PHILADELPHIA, PA.- The Philadelphia Museum of Art
and the Fabric Workshop and Museum will present a multi-site exhibition of the work of Cai Guo-Qiang, one of the most prominent contemporary artists on the international art scene. Cai Guo-Qiang: Fallen Blossoms consists of a poetic meditation on the passing of time, memory, and memorializing. One of the artists signature explosion events, Fallen Blossoms: Explosion Project has been specifically commissioned for the exhibition and will take place at the Philadelphia Museum of Art; a second explosion event will follow at the Fabric Workshop and Museum. Inspired by the memory of Anne d'Harnoncourt (1943-2008), late director of the Philadelphia Museum of Art, and her long friendship with the founder and artistic director of the Fabric Workshop and Museum, Marion Boulton Stroud, Cai Guo-Qiang: Fallen Blossoms addresses themes of memory, loss and renewal on a personal and public level. It is Cai's first solo exhibition in Philadelphia and the first in the United States since his retrospective at the Guggenheim Museum in early 2008.
Cai Guo-Qiang: Fallen Blossoms includes four components, distributed between the Philadelphia Museum of Art and the Fabric Workshop and Museum. In addition to the explosion event on December 11, a series of four gunpowder drawings and a sculptural installation will be on view inside the Museum in a presentation titled Light Passage. Two newly commissioned works, Time Flies Like a Weaving Shuttle and Time Scroll, will be on display on the seventh and eighth floor of the Fabric Workshop and Museum.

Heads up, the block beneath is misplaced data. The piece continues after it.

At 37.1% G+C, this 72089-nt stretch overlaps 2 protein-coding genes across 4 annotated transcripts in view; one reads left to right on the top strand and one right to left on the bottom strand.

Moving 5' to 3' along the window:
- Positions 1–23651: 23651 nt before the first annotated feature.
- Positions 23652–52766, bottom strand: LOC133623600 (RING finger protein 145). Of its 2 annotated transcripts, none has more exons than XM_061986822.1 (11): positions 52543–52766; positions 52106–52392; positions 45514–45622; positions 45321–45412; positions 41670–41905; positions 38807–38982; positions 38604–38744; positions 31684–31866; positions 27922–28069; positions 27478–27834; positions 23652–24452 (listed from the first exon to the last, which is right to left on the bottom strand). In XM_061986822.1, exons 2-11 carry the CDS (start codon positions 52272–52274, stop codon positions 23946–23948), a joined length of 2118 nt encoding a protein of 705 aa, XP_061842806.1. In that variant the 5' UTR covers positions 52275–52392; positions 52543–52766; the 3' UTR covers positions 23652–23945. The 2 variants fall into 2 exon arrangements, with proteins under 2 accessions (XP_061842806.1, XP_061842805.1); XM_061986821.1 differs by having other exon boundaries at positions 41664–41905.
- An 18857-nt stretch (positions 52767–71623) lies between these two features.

The concept for this collaborative exhibition actually began in a conversation between Anne d'Harnoncourt and Kippy Stroud several years ago, and it has now become, in part, a memorial to Anne, said Timothy Rub, the George D. Widener Director and CEO of the Museum. We are grateful to Kippy Stroud for her commitment to realize the exhibition, both in appreciation of the Museums extraordinary late director and as a reflection on universal themes.
Anne dHarnoncourt and I were friends for more than 40 years, said Ms. Stroud. Among the things we had in common were a shared commitment to public service in the arts, to Philadelphia, and to Pennsylvania. Before she died we both had in mind doing an exhibition devoted to Cai Guo-Qiang in collaboration with the Fabric Workshop and Museum. Afterward, in discussions with the artist I began to see that in his hands a larger meditation embracing the memory of Anne dHarnoncourt might emerge, something that would find in the expression of the momentary something infinite.
PHILADELPHIA MUSEUM OF ART (December 11, 2009 March 21, 2010)
Fallen Blossoms: Explosion Project will occur in front of the Museum's East Façade, where the image of a blossoming flower will appear at sunset, suggesting the ephemeral beauty of a spring blossom as the sky darkens behind it. The December 11 event is open to the public, beginning with remarks at 4 p.m.
Inside the Museum, an exhibition of four gunpowder drawings will be on view in the Honickman Gallery 172. The drawings, which follow the cycle of the four seasons, were created by igniting patterns of gunpowder on paper, evoking and renewing the spirit and tradition of Chinese literati ink painting. In the same gallery will be 99 Golden Boats (2002), an installation consisting of leaf-shaped boats made of gold and suspended as if floating on an invisible river.